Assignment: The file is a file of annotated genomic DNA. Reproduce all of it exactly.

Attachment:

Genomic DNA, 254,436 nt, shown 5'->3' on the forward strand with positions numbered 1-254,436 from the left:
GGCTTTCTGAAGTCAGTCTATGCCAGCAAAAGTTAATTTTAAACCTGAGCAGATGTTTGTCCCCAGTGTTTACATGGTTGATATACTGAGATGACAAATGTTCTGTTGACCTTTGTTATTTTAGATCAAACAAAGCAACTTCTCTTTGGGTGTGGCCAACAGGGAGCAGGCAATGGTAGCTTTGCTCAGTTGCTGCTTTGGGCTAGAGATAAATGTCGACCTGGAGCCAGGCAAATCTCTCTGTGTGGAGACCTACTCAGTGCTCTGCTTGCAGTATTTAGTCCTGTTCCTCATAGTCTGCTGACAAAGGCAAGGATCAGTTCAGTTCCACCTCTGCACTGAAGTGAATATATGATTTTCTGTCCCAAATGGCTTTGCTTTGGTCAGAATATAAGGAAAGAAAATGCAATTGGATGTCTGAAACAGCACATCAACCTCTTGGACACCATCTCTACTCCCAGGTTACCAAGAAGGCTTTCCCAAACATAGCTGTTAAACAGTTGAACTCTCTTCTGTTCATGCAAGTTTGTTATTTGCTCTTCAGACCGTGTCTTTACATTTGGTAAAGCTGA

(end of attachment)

Genomic DNA, 254,436 nt, shown 5'->3' on the forward strand with positions numbered 1-254,436 from the left:
GGCTTTCTGAAGTCAGTCTATGCCAGCAAAAGTTAATTTTAAACCTGAGCAGATGTTTGTCCCCAGTGTTTACATGGTTGATATACTGAGATGACAAATGTTCTGTTGACCTTTGTTATTTTAGATCAAACAAAGCAACTTCTCTTTGGGTGTGGCCAACAGGGAGCAGGCAATGGTAGCTTTGCTCAGTTGCTGCTTTGGGCTAGAGATAAATGTCGACCTGGAGCCAGGCAAATCTCTCTGTGTGGAGACCTACTCAGTGCTCTGCTTGCAGTATTTAGTCCTGTTCCTCATAGTCTGCTGACAAAGGCAAGGATCAGTTCAGTTCCACCTCTGCACTGAAGTGAATATATGATTTTCTGTCCCAAATGGCTTTGCTTTGGTCAGAATATAAGGAAAGAAAATGCAATTGGATGTCTGAAACAGCACATCAACCTCTTGGACACCATCTCTACTCCCAGGTTACCAAGAAGGCTTTCCCAAACATAGCTGTTAAACAGTTGAACTCTCTTCTGTTCATGCAAGTTTGTTATTTGCTCTTCAGACCGTGTCTTTACATTTGGTAAAGCTGA